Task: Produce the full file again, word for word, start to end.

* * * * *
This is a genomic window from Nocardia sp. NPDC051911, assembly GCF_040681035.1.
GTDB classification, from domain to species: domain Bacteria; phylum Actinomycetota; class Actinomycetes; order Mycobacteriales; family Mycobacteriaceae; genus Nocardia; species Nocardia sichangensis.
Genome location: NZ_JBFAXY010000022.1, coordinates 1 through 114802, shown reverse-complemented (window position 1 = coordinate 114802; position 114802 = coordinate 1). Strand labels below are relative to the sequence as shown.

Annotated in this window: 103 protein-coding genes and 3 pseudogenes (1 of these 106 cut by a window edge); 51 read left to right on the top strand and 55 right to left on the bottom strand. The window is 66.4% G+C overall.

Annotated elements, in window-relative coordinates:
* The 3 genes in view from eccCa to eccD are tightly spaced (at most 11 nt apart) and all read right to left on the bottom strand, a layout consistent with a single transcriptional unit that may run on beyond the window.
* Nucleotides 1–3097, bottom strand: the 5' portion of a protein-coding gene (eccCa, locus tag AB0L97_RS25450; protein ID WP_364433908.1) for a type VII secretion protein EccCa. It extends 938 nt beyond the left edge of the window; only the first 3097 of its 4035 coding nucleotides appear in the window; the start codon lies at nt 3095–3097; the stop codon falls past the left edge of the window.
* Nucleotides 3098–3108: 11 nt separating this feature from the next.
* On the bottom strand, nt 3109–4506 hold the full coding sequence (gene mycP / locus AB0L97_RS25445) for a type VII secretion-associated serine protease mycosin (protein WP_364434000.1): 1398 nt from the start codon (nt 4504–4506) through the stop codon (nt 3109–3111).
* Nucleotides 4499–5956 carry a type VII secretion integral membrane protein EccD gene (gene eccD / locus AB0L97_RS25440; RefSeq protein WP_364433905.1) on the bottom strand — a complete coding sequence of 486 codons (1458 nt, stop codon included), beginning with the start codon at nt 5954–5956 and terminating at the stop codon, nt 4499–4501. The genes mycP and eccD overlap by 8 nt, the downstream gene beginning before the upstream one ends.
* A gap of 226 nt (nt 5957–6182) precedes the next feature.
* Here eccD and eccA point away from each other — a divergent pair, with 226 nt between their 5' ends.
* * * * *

This is a genomic window from Nocardia sp. NPDC051911, assembly GCF_040681035.1.
GTDB classification, from domain to species: domain Bacteria; phylum Actinomycetota; class Actinomycetes; order Mycobacteriales; family Mycobacteriaceae; genus Nocardia; species Nocardia sichangensis.
Genome location: NZ_JBFAXY010000022.1, coordinates 1 through 114802, shown reverse-complemented (window position 1 = coordinate 114802; position 114802 = coordinate 1). Strand labels below are relative to the sequence as shown.

Annotated in this window: 103 protein-coding genes and 3 pseudogenes (1 of these 106 cut by a window edge); 51 read left to right on the top strand and 55 right to left on the bottom strand. The window is 66.4% G+C overall.

Annotated elements, in window-relative coordinates:
* The 3 genes in view from eccCa to eccD are tightly spaced (at most 11 nt apart) and all read right to left on the bottom strand, a layout consistent with a single transcriptional unit that may run on beyond the window.
* Nucleotides 1–3097, bottom strand: the 5' portion of a protein-coding gene (eccCa, locus tag AB0L97_RS25450; protein ID WP_364433908.1) for a type VII secretion protein EccCa. It extends 938 nt beyond the left edge of the window; only the first 3097 of its 4035 coding nucleotides appear in the window; the start codon lies at nt 3095–3097; the stop codon falls past the left edge of the window.
* Nucleotides 3098–3108: 11 nt separating this feature from the next.
* On the bottom strand, nt 3109–4506 hold the full coding sequence (gene mycP / locus AB0L97_RS25445) for a type VII secretion-associated serine protease mycosin (protein WP_364434000.1): 1398 nt from the start codon (nt 4504–4506) through the stop codon (nt 3109–3111).
* Nucleotides 4499–5956 carry a type VII secretion integral membrane protein EccD gene (gene eccD / locus AB0L97_RS25440; RefSeq protein WP_364433905.1) on the bottom strand — a complete coding sequence of 486 codons (1458 nt, stop codon included), beginning with the start codon at nt 5954–5956 and terminating at the stop codon, nt 4499–4501. The genes mycP and eccD overlap by 8 nt, the downstream gene beginning before the upstream one ends.
* A gap of 226 nt (nt 5957–6182) precedes the next feature.
* Here eccD and eccA point away from each other — a divergent pair, with 226 nt between their 5' ends.